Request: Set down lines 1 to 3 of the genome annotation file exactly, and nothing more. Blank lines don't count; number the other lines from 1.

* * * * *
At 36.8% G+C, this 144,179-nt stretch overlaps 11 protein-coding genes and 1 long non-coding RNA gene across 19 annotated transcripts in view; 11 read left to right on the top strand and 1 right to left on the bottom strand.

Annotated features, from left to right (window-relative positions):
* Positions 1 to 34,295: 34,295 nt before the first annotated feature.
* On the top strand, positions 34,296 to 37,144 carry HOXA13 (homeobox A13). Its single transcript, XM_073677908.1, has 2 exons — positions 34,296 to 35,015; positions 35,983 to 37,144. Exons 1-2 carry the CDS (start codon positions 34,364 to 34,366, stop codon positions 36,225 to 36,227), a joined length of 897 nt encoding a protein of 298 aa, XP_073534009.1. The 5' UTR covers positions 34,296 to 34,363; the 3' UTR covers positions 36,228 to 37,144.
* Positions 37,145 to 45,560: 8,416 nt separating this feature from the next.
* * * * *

At 36.8% G+C, this 144,179-nt stretch overlaps 11 protein-coding genes and 1 long non-coding RNA gene across 19 annotated transcripts in view; 11 read left to right on the top strand and 1 right to left on the bottom strand.

Annotated features, from left to right (window-relative positions):
* Positions 1 to 34,295: 34,295 nt before the first annotated feature.